the {year} is a number. This route also shows how you can use a dot between placeholders instead of a
slash. URLs matching this route might look like:
•
•
•
/articles/en/2010/my-post
/articles/fr/2010/my-post.rss
/articles/en/2013/my-latest-post.html
The Special _format Routing Parameter
This example also highlights the special _format routing parameter. When using this parameter,
the matched value becomes the "request format" of the Request object.
Ultimately, the request format is used for such things as setting the Content-Type of the response
(e.g. a json request format translates into a Content-Type of application/json).
Sometimes you want to make certain parts of your routes globally configurable. Symfony provides
you with a way to do this by leveraging service container parameters. Read more about this in "How
to Use Service Container Parameters in your Routes".
A route placeholder name cannot start with a digit and cannot be longer than 32 characters.
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Special Routing Parameters
As you've seen, each routing parameter or default value is eventually available as an argument in the
controller method. Additionally, there are four parameters that are special: each adds a unique piece of
functionality inside your application:
_controller
As you've seen, this parameter is used to determine which controller is executed when the route is
matched.
_format
Used to set the request format (read more).
_fragment
Used to set the fragment identifier, the optional last part of a URL that starts with a # character and
is used to identify a portion of a document.
_locale
Used to set the locale on the request (read more).
Controller Naming Pattern
The controller value in your routes has a very simple format CONTROLLER_CLASS::METHOD.
If your controller is registered as a service, you can also use just one colon separator (e.g.
service_name:index).
To refer to an action that is implemented as the __invoke() method of a controller class, you
do not have to pass the method name, but can just use the fully qualified class name (e.g.
App\Controller\BlogController).
Generating URLs
The routing system can also generate URLs. In reality, routing is a bidirectional system: mapping the
URL to a controller and also a route back to a URL.
To generate a URL, you need to specify the name of the route (e.g. blog_show) and any wildcards (e.g.
slug = my-blog-post) used in the path for that route. With this information, any URL can easily be
generated:
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class MainController extends Controller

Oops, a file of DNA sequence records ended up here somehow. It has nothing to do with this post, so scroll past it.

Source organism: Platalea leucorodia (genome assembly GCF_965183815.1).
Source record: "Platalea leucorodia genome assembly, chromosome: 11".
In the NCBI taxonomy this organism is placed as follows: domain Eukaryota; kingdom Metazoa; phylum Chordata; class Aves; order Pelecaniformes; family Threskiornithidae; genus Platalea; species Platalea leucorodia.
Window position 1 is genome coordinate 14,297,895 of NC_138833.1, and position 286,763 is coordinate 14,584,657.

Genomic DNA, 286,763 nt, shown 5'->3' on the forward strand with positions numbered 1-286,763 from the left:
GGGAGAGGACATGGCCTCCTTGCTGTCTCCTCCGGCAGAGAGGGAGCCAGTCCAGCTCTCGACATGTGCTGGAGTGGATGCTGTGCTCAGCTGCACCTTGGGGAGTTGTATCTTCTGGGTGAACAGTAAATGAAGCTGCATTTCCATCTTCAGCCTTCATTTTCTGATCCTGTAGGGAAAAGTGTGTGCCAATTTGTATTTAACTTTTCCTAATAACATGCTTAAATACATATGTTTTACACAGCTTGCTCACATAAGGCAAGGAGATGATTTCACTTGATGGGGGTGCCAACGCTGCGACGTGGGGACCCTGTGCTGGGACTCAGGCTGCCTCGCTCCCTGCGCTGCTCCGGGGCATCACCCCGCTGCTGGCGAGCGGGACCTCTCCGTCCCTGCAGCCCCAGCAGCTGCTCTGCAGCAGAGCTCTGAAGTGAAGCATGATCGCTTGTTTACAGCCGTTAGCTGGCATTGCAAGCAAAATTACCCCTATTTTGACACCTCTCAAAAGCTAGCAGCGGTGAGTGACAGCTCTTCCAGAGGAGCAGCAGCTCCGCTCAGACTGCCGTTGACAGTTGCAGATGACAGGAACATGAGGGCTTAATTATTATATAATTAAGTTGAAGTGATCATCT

{
public function show($slug)
{
// ...
// /blog/my-blog-post
$url = $this->generateUrl(
'blog_show',
array('slug' => 'my-blog-post')
);
}
}
If you need to generate a URL from a service, type-hint the UrlGeneratorInterface1 service:
1. http://api.symfony.com/4.0/Symfony/Component/Routing/Generator/UrlGeneratorInterface.html
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// src/Service/SomeService.php
use Symfony\Component\Routing\Generator\UrlGeneratorInterface;
class SomeService
{
private $router;
public function __construct(UrlGeneratorInterface $router)
{
$this->router = $router;
}
public function someMethod()
{
$url = $this->router->generate(
'blog_show',
array('slug' => 'my-blog-post')
);
// ...
}
}
Generating URLs with Query Strings
The generate() method takes an array of wildcard values to generate the URI. But if you pass extra
ones, they will be added to the URI as a query string:
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$this->router->generate('blog', array(
'page' => 2,
'category' => 'Symfony',
));
// /blog/2?category=Symfony
Generating URLs from a Template
To generate URLs inside Twig, see the templating article: Linking to Pages. If you also need to generate
URLs in JavaScript, see How to Generate Routing URLs in JavaScript.
Generating Absolute URLs
By default, the router will generate relative URLs (e.g. /blog). From a controller, pass
UrlGeneratorInterface::ABSOLUTE_URL to the third argument of the generateUrl() method:
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use Symfony\Component\Routing\Generator\UrlGeneratorInterface;
$this->generateUrl('blog_show', array('slug' => 'my-blog-post'), UrlGeneratorInterface::ABSOLUTE_URL);
// http://www.example.com/blog/my-blog-post
The host that's used when generating an absolute URL is automatically detected using the current
Request object. When generating absolute URLs from outside the web context (for instance in a